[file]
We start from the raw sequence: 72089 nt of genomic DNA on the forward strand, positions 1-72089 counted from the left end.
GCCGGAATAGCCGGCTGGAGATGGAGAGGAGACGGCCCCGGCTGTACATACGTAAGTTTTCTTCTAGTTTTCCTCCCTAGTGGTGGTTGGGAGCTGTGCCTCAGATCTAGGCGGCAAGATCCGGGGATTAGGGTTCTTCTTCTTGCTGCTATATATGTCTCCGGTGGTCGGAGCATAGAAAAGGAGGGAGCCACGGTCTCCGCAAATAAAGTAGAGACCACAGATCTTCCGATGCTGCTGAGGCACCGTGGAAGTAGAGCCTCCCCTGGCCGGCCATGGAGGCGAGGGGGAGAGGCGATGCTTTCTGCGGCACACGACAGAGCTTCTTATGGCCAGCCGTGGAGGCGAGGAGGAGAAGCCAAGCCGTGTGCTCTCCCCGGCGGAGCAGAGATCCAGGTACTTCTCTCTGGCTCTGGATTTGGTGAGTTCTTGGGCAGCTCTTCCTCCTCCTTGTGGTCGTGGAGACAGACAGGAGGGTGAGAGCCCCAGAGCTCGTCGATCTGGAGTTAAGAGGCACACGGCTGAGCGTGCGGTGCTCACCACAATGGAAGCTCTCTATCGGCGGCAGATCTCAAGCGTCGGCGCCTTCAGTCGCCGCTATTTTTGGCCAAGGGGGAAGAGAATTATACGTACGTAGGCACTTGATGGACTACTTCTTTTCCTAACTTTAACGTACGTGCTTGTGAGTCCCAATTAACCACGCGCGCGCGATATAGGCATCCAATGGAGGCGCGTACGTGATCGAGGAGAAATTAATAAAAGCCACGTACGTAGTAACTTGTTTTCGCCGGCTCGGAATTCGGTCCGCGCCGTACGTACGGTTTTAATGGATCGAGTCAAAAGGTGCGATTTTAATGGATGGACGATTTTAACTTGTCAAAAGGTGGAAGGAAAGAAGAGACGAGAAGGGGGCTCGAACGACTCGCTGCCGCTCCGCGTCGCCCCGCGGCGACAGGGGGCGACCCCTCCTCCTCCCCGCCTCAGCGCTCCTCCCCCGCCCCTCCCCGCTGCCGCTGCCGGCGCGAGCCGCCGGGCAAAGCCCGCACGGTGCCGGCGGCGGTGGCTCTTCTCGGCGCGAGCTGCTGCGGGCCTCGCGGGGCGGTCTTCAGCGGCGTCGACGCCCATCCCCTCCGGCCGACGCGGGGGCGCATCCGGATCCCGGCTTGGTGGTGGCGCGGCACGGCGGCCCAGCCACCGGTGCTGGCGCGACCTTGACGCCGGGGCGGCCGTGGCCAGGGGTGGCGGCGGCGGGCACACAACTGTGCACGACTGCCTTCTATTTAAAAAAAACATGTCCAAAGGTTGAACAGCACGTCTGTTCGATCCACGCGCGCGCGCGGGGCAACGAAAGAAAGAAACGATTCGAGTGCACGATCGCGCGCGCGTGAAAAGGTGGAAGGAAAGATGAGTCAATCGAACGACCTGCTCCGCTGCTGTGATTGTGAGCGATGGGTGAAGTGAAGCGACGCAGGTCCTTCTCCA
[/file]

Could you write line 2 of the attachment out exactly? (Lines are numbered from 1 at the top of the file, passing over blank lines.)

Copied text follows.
GCCGGAATAGCCGGCTGGAGATGGAGAGGAGACGGCCCCGGCTGTACATACGTAAGTTTTCTTCTAGTTTTCCTCCCTAGTGGTGGTTGGGAGCTGTGCCTCAGATCTAGGCGGCAAGATCCGGGGATTAGGGTTCTTCTTCTTGCTGCTATATATGTCTCCGGTGGTCGGAGCATAGAAAAGGAGGGAGCCACGGTCTCCGCAAATAAAGTAGAGACCACAGATCTTCCGATGCTGCTGAGGCACCGTGGAAGTAGAGCCTCCCCTGGCCGGCCATGGAGGCGAGGGGGAGAGGCGATGCTTTCTGCGGCACACGACAGAGCTTCTTATGGCCAGCCGTGGAGGCGAGGAGGAGAAGCCAAGCCGTGTGCTCTCCCCGGCGGAGCAGAGATCCAGGTACTTCTCTCTGGCTCTGGATTTGGTGAGTTCTTGGGCAGCTCTTCCTCCTCCTTGTGGTCGTGGAGACAGACAGGAGGGTGAGAGCCCCAGAGCTCGTCGATCTGGAGTTAAGAGGCACACGGCTGAGCGTGCGGTGCTCACCACAATGGAAGCTCTCTATCGGCGGCAGATCTCAAGCGTCGGCGCCTTCAGTCGCCGCTATTTTTGGCCAAGGGGGAAGAGAATTATACGTACGTAGGCACTTGATGGACTACTTCTTTTCCTAACTTTAACGTACGTGCTTGTGAGTCCCAATTAACCACGCGCGCGCGATATAGGCATCCAATGGAGGCGCGTACGTGATCGAGGAGAAATTAATAAAAGCCACGTACGTAGTAACTTGTTTTCGCCGGCTCGGAATTCGGTCCGCGCCGTACGTACGGTTTTAATGGATCGAGTCAAAAGGTGCGATTTTAATGGATGGACGATTTTAACTTGTCAAAAGGTGGAAGGAAAGAAGAGACGAGAAGGGGGCTCGAACGACTCGCTGCCGCTCCGCGTCGCCCCGCGGCGACAGGGGGCGACCCCTCCTCCTCCCCGCCTCAGCGCTCCTCCCCCGCCCCTCCCCGCTGCCGCTGCCGGCGCGAGCCGCCGGGCAAAGCCCGCACGGTGCCGGCGGCGGTGGCTCTTCTCGGCGCGAGCTGCTGCGGGCCTCGCGGGGCGGTCTTCAGCGGCGTCGACGCCCATCCCCTCCGGCCGACGCGGGGGCGCATCCGGATCCCGGCTTGGTGGTGGCGCGGCACGGCGGCCCAGCCACCGGTGCTGGCGCGACCTTGACGCCGGGGCGGCCGTGGCCAGGGGTGGCGGCGGCGGGCACACAACTGTGCACGACTGCCTTCTATTTAAAAAAAACATGTCCAAAGGTTGAACAGCACGTCTGTTCGATCCACGCGCGCGCGCGGGGCAACGAAAGAAAGAAACGATTCGAGTGCACGATCGCGCGCGCGTGAAAAGGTGGAAGGAAAGATGAGTCAATCGAACGACCTGCTCCGCTGCTGTGATTGTGAGCGATGGGTGAAGTGAAGCGACGCAGGTCCTTCTCCA